A row of houses in Ann Arbor on a cloudy day.
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The recent ice storm that swept through southeast Michigan has left more than 500,000 homes without power as of early Friday morning. In Ann Arbor, more than 25,000 households powered by DTE faced power outages following a major ice storm that hit the area Wednesday night.

According to DTE, the number of reported outages across southeast Michigan shot up by more than 200% from 125,000 to nearly 370,000 between 9 p.m. and 11 p.m. Wednesday, marking the biggest uptick in reports since the beginning of the storm. 

DTE currently estimates that they will be able to restore power for 95% of customers across Michigan by Sunday, Feb. 26.

Schools, restaurants and businesses were also affected by the power outages. Ann Arbor Public Schools closed Wednesday and Thursday and announced plans to shut down for a third day Friday due to power outages and dangerous road conditions.

Though it is the University of Michigan’s policy to remain open at all times, U-M Information and Technology Services reported that several buildings on Central Campus and North Campus were affected by the power outage, including the Stearns Building and the Ross Athletic Campus. A high-voltage fuse also blew at the Michigan Academic Computing Center, which is located south of Central Campus, on Wednesday due to the storm. The Ann Arbor Fire Department responded and found no fire, however, the MACC is still without power and is currently running on generators.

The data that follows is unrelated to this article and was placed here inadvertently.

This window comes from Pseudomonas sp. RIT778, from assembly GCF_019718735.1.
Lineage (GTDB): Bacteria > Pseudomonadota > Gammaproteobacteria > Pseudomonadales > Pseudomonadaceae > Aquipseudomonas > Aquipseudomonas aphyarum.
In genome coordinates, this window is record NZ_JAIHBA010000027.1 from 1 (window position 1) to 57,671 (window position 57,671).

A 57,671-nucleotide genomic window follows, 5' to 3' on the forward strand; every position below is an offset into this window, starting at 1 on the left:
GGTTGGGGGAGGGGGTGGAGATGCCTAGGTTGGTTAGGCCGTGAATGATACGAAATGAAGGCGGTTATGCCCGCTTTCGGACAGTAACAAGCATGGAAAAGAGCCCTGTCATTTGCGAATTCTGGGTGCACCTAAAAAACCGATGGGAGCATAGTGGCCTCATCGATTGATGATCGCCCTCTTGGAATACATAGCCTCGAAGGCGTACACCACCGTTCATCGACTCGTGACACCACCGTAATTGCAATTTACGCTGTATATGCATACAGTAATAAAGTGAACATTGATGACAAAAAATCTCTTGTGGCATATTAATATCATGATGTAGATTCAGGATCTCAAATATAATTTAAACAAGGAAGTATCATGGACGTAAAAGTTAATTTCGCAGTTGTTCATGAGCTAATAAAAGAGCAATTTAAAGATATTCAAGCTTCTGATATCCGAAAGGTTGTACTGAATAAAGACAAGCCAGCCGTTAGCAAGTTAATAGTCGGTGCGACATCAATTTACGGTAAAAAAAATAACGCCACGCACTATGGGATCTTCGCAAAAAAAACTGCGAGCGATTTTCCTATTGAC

Rackham student Shariq Bokhari lost power on Wednesday and was still in the dark as of Thursday night. He said power outages can make completing online school work and day-to-day tasks more challenging.

“It’s a difficult situation for everyone,” Bokhari said. “It’s just a pretty frightening scenario so hopefully (the power) will be back on soon. It’s definitely going to cause a lot of inconvenience for people … Personally, our fridge is no longer working so food is going to get spoiled.”

Parth Vaishnav, assistant professor of sustainable systems at the School for Environment and Sustainability, told Michigan News that he lost power during the storm and is using his electric vehicle’s battery to power his fridge and lights. 

“We’re using our EV battery to run the fridge and a couple of lights in the house,” Vaishnav said. “About half the battery’s capacity should allow us to run that level of load for about a week.”

The city of Ann Arbor opened three overnight warming centers in response to the widespread power outage. Residents can escape the winter chill during certain hours at the Lord of ​Light Lutheran Church, Northside Community Center and Ann Arbor District Library: Westgate Branch.

Daily Staff Reporter Shao Hsuan Wu can be reached at wjeannie@umich.edu.